China detains another leading legal activist: Human rights group
A Chinese police man argues with a journalist who tried to approach a car with Chinese lawyer Shang Baojun who is representing Liu Hui, brother-in-law of jailed Nobel Peace Prize winner Liu Xiaobo in Beijing, China, Friday, Aug. 16, 2013. (AP / Ng Han Guan)
Published Saturday, August 17, 2013 8:34AM EDT
BEIJING -- Chinese authorities have detained Yang Maodong, a leading member of the country's loose New Citizens campaign that promotes democratic rights, his friend and an international human rights advocacy group said Saturday.
It is the second such detention of a leader of the group after Xu Zhiyong was detained several weeks ago in Beijing.
Journalist Xiao Shu said that a sister of Yang was notified by the Tianhe branch of the Guangzhou police in southern China that Yang, who writes under the alias Guo Feixiong, was detained on Aug. 8 on the criminal charge of disrupting public order.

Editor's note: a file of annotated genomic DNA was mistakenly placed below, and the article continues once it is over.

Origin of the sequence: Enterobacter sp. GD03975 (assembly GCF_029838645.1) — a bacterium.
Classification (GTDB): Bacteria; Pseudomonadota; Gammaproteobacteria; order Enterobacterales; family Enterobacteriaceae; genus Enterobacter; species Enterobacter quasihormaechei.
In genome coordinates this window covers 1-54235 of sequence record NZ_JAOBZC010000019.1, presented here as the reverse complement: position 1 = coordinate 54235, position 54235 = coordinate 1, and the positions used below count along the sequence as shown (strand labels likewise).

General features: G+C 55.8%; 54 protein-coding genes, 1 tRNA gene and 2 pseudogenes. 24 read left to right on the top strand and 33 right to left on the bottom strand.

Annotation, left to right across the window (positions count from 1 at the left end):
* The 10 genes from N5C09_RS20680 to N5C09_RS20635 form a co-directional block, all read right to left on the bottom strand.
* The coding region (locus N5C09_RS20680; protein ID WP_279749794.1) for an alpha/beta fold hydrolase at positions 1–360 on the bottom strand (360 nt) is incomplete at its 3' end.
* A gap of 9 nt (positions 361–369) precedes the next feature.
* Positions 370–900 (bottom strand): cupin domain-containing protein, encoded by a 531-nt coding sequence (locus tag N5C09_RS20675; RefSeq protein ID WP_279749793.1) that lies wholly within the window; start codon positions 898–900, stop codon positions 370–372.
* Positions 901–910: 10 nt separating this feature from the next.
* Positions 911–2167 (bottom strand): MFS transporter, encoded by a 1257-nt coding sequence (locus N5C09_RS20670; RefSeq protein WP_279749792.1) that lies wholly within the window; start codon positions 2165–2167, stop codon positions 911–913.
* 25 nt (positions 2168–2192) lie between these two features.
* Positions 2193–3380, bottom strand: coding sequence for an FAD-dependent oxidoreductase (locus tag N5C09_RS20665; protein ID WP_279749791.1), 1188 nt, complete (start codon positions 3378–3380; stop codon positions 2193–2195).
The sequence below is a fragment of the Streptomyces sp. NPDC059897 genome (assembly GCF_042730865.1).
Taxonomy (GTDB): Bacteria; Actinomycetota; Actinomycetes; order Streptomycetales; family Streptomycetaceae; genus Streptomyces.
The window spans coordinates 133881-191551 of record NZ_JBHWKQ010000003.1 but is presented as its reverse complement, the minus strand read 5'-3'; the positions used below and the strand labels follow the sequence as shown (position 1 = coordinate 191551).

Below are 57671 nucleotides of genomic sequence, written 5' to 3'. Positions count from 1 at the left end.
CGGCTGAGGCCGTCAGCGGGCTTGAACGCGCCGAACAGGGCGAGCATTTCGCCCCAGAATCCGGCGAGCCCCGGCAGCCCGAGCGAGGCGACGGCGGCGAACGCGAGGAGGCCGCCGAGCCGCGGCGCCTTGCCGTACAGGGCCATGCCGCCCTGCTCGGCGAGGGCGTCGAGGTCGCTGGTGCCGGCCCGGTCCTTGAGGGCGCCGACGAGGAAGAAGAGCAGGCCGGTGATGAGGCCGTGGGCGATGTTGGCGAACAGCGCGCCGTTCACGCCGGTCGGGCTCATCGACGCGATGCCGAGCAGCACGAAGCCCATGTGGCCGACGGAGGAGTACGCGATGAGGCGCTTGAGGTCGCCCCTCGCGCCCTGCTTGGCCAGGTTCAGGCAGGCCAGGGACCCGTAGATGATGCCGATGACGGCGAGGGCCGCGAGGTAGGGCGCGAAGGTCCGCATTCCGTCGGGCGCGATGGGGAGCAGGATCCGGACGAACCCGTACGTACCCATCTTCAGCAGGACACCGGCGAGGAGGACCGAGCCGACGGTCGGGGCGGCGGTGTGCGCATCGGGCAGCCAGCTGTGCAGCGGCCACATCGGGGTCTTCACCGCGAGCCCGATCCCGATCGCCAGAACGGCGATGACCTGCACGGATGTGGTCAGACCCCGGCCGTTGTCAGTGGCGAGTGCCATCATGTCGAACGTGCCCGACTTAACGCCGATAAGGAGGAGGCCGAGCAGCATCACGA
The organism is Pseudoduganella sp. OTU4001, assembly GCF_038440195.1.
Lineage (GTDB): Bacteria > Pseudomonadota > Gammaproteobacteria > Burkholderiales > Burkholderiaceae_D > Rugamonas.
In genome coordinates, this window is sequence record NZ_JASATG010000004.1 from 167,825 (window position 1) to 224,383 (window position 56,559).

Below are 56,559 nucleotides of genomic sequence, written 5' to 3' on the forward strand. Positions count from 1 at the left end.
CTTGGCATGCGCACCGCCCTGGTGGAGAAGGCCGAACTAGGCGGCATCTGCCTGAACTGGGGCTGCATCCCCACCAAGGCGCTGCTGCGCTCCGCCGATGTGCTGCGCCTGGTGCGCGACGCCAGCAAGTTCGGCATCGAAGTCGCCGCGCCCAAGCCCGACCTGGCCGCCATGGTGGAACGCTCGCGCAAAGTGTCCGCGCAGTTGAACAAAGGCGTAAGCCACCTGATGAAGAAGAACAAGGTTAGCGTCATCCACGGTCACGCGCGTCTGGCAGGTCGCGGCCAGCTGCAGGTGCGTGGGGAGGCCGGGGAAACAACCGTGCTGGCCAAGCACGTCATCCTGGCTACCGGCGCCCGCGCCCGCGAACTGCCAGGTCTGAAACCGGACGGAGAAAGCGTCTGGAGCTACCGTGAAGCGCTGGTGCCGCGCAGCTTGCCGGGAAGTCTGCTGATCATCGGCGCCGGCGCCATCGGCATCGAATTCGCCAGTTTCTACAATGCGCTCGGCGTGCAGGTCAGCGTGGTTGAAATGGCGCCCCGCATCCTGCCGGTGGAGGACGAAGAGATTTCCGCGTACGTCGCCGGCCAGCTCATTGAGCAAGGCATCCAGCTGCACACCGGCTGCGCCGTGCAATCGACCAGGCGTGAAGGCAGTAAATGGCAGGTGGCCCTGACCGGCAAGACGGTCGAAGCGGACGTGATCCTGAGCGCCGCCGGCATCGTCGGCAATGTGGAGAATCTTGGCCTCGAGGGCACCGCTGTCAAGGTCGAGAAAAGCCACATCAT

The Chinese Human Rights Defenders also reported Yang's detention on Saturday. A woman at a local police office referred questions to a detention centre, but the detention centre refused to comment.
"Guo is the leading figure in southern China for the New Citizens movement, and Xu is the movement's leading figure in northern China," Xiao Shu said. "The way the authorities handle Guo's case is exactly how they have been handling Xu."
Xu is considered a moderate but outspoken voice in China's beleaguered rights movement, campaigning for issues that include equal rights to education, and for officials to declare their assets.
While behind bars, Xu last week urged citizens to unite in pursuing democratic freedoms in a taped video that was posted online.
Yang, 47, is a legal activist and dissident writer. He had served a five-year jail sentence between 2006 and 2011, and the writer's advocacy group, International PEN, has said Yang was targeted for his book that allegedly exposed official corruption in a northeastern Chinese city.
Since his release, Yang continued to work on rights issues, his wife Zhang Qing said.
Zhang said she last spoke to Yang on Aug. 7 and detected no sign of trouble. But he was out of contact from the next day.
His friends and supporters learned his fate only on Saturday when the official notification to his sister confirmed his detention.